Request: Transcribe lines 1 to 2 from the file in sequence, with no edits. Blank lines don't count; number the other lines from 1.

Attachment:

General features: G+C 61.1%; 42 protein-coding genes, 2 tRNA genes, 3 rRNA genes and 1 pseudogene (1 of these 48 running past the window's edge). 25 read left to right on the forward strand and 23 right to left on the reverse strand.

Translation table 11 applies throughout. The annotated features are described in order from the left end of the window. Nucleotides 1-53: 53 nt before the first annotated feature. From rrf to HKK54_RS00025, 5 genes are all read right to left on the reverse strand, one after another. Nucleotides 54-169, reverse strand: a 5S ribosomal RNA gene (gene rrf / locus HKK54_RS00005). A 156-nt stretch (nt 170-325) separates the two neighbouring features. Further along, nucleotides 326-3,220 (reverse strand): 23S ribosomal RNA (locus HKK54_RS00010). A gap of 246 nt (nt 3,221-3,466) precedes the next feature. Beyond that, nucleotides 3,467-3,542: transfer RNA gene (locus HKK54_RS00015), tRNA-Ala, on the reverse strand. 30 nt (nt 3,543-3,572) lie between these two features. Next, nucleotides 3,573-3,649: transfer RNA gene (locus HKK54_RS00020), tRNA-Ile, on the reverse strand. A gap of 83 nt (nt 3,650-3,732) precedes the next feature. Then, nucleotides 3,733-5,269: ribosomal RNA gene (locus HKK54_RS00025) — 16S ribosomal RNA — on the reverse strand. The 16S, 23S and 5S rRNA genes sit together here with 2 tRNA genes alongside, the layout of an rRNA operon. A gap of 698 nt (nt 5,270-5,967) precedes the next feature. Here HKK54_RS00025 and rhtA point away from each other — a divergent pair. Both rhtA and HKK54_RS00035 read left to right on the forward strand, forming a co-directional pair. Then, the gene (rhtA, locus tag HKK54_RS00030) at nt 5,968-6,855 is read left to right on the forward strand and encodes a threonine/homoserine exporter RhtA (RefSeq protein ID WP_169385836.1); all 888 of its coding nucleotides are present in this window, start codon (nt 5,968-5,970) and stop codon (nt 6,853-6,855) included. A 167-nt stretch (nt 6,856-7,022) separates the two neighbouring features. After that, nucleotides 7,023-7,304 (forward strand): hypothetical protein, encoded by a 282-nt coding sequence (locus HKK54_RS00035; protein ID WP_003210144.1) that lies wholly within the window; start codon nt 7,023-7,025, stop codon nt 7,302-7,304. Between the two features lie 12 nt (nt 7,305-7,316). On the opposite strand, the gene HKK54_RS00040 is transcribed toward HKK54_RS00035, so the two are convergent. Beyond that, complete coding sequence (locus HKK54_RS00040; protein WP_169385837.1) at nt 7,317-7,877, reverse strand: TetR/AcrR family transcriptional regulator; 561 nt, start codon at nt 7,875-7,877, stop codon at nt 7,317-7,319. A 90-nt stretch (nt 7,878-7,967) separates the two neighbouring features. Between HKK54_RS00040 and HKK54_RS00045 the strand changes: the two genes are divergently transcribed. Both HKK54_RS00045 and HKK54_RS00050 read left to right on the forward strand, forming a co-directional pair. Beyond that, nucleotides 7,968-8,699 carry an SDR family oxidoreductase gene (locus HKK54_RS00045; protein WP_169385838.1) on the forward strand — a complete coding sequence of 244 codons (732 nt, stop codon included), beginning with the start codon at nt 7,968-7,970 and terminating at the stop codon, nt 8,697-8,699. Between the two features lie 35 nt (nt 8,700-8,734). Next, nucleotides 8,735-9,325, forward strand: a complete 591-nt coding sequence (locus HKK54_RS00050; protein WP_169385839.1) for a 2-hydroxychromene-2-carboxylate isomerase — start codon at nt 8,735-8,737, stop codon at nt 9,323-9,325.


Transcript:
General features: G+C 61.1%; 42 protein-coding genes, 2 tRNA genes, 3 rRNA genes and 1 pseudogene (1 of these 48 running past the window's edge). 25 read left to right on the forward strand and 23 right to left on the reverse strand.

Translation table 11 applies throughout. The annotated features are described in order from the left end of the window. Nucleotides 1-53: 53 nt before the first annotated feature. From rrf to HKK54_RS00025, 5 genes are all read right to left on the reverse strand, one after another. Nucleotides 54-169, reverse strand: a 5S ribosomal RNA gene (gene rrf / locus HKK54_RS00005). A 156-nt stretch (nt 170-325) separates the two neighbouring features. Further along, nucleotides 326-3,220 (reverse strand): 23S ribosomal RNA (locus HKK54_RS00010). A gap of 246 nt (nt 3,221-3,466) precedes the next feature. Beyond that, nucleotides 3,467-3,542: transfer RNA gene (locus HKK54_RS00015), tRNA-Ala, on the reverse strand. 30 nt (nt 3,543-3,572) lie between these two features. Next, nucleotides 3,573-3,649: transfer RNA gene (locus HKK54_RS00020), tRNA-Ile, on the reverse strand. A gap of 83 nt (nt 3,650-3,732) precedes the next feature. Then, nucleotides 3,733-5,269: ribosomal RNA gene (locus HKK54_RS00025) — 16S ribosomal RNA — on the reverse strand. The 16S, 23S and 5S rRNA genes sit together here with 2 tRNA genes alongside, the layout of an rRNA operon. A gap of 698 nt (nt 5,270-5,967) precedes the next feature. Here HKK54_RS00025 and rhtA point away from each other — a divergent pair. Both rhtA and HKK54_RS00035 read left to right on the forward strand, forming a co-directional pair. Then, the gene (rhtA, locus tag HKK54_RS00030) at nt 5,968-6,855 is read left to right on the forward strand and encodes a threonine/homoserine exporter RhtA (RefSeq protein ID WP_169385836.1); all 888 of its coding nucleotides are present in this window, start codon (nt 5,968-5,970) and stop codon (nt 6,853-6,855) included. A 167-nt stretch (nt 6,856-7,022) separates the two neighbouring features. After that, nucleotides 7,023-7,304 (forward strand): hypothetical protein, encoded by a 282-nt coding sequence (locus HKK54_RS00035; protein ID WP_003210144.1) that lies wholly within the window; start codon nt 7,023-7,025, stop codon nt 7,302-7,304. Between the two features lie 12 nt (nt 7,305-7,316). On the opposite strand, the gene HKK54_RS00040 is transcribed toward HKK54_RS00035, so the two are convergent. Beyond that, complete coding sequence (locus HKK54_RS00040; protein WP_169385837.1) at nt 7,317-7,877, reverse strand: TetR/AcrR family transcriptional regulator; 561 nt, start codon at nt 7,875-7,877, stop codon at nt 7,317-7,319. A 90-nt stretch (nt 7,878-7,967) separates the two neighbouring features. Between HKK54_RS00040 and HKK54_RS00045 the strand changes: the two genes are divergently transcribed. Both HKK54_RS00045 and HKK54_RS00050 read left to right on the forward strand, forming a co-directional pair. Beyond that, nucleotides 7,968-8,699 carry an SDR family oxidoreductase gene (locus HKK54_RS00045; protein WP_169385838.1) on the forward strand — a complete coding sequence of 244 codons (732 nt, stop codon included), beginning with the start codon at nt 7,968-7,970 and terminating at the stop codon, nt 8,697-8,699. Between the two features lie 35 nt (nt 8,700-8,734). Next, nucleotides 8,735-9,325, forward strand: a complete 591-nt coding sequence (locus HKK54_RS00050; protein WP_169385839.1) for a 2-hydroxychromene-2-carboxylate isomerase — start codon at nt 8,735-8,737, stop codon at nt 9,323-9,325.